While I sat for the better part of an hour — okay, perhaps longer than that — outside H Street Country Club on Saturday enjoying a few libations as the Northeast corridor’s fabulous festival unfolded around me, I watched club owner and impresario extraordinaire Joe Englert [a white guy] and his compatriots do a rather brisk business in a repurposed piece of D.C. political memorabilia.
His navy-blue T-shirts bearing the legend “Mayor Barry: Making a great city even greater” were going gangbusters.
That would be the official logo of Marion Barry’s 1986 re-election campaign. An original sign, incidentally, hangs above the stairs down into the basement of Englert’s Capitol Lounge on Pennsylvania Avenue SE.
Most of the folks I watched buy the tees were, shall we say, not in Barry’s base demographic.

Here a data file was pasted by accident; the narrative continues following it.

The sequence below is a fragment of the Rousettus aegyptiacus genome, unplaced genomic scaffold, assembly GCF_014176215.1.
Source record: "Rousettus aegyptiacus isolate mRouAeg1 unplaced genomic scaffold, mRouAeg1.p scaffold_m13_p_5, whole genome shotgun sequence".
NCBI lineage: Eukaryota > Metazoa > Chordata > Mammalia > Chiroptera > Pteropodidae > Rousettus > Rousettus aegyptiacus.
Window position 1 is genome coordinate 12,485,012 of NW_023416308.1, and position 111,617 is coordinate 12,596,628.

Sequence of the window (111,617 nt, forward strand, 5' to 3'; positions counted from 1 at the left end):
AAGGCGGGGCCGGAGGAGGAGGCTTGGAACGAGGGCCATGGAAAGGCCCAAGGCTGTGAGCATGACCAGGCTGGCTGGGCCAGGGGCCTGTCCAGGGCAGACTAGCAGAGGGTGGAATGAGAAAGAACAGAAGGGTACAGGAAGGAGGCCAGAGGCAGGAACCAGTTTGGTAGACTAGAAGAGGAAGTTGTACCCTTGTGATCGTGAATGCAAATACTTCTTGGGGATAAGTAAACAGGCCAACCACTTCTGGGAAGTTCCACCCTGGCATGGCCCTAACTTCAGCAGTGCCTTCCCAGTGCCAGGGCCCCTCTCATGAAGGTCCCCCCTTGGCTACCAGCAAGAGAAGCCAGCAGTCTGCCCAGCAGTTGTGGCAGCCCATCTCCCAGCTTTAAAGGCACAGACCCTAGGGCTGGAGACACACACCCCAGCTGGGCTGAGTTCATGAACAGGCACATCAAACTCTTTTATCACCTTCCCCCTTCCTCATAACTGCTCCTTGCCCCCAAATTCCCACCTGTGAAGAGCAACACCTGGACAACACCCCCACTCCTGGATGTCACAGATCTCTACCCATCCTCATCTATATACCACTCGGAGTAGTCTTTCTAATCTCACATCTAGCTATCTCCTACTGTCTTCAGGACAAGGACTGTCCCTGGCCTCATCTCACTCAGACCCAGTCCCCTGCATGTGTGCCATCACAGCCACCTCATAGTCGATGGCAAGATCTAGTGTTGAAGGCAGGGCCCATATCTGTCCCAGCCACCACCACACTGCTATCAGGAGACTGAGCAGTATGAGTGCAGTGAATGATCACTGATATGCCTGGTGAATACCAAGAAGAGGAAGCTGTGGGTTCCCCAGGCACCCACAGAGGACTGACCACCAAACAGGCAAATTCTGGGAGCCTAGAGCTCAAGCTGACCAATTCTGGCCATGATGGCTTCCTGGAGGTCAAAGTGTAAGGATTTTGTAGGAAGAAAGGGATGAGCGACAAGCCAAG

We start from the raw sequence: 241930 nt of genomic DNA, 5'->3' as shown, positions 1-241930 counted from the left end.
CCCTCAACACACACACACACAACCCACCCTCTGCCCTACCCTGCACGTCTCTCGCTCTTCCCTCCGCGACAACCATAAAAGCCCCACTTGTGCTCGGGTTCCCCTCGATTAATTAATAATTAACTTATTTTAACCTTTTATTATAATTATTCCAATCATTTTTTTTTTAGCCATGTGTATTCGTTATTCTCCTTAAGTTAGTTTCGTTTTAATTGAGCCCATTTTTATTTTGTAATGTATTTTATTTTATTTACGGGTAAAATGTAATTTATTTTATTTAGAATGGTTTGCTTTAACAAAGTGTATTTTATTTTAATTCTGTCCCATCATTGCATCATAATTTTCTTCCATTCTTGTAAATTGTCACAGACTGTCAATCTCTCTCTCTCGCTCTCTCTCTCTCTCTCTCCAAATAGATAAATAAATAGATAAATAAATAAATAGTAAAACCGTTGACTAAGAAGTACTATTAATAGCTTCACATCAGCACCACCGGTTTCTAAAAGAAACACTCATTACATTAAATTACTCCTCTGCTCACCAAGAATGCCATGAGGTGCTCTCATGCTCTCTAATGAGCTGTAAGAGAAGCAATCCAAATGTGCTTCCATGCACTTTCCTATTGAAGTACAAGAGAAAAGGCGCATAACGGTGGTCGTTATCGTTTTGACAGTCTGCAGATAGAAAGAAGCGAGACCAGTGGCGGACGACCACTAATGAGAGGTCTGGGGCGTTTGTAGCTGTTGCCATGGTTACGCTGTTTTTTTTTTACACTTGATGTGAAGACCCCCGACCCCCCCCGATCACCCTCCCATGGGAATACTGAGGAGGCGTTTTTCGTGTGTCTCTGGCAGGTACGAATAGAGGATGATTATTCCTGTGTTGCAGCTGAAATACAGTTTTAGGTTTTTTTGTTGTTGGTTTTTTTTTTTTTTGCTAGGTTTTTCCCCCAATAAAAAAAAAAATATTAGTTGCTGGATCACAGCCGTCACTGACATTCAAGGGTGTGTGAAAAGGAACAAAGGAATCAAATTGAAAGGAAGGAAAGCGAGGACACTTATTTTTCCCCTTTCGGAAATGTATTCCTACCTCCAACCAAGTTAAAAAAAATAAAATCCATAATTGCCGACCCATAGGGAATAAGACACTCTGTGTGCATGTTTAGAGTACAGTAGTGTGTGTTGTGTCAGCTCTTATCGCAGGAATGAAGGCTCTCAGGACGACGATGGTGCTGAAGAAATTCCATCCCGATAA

While Englert acknowledged the shirts’ appeal to master ironists, he insisted he printed up the shirts out of appreciation for Barry, not to mock him.
”I think people, even newcomers, sort have a fond view of him,” he said. “He’s a folk hero. He’s as close to Johnny Appleseed as you’re going to get here.”
On the second thought, a lot of these hipsters might not even get that they are racially gloating over the upcoming economic cleansing to Baltimore of the remainder of D.C.'s poor blacks. They possess elaborate conceptual vocabularies for thinking well of themselves, so they might even believe that they believe that "folk hero" nonsense.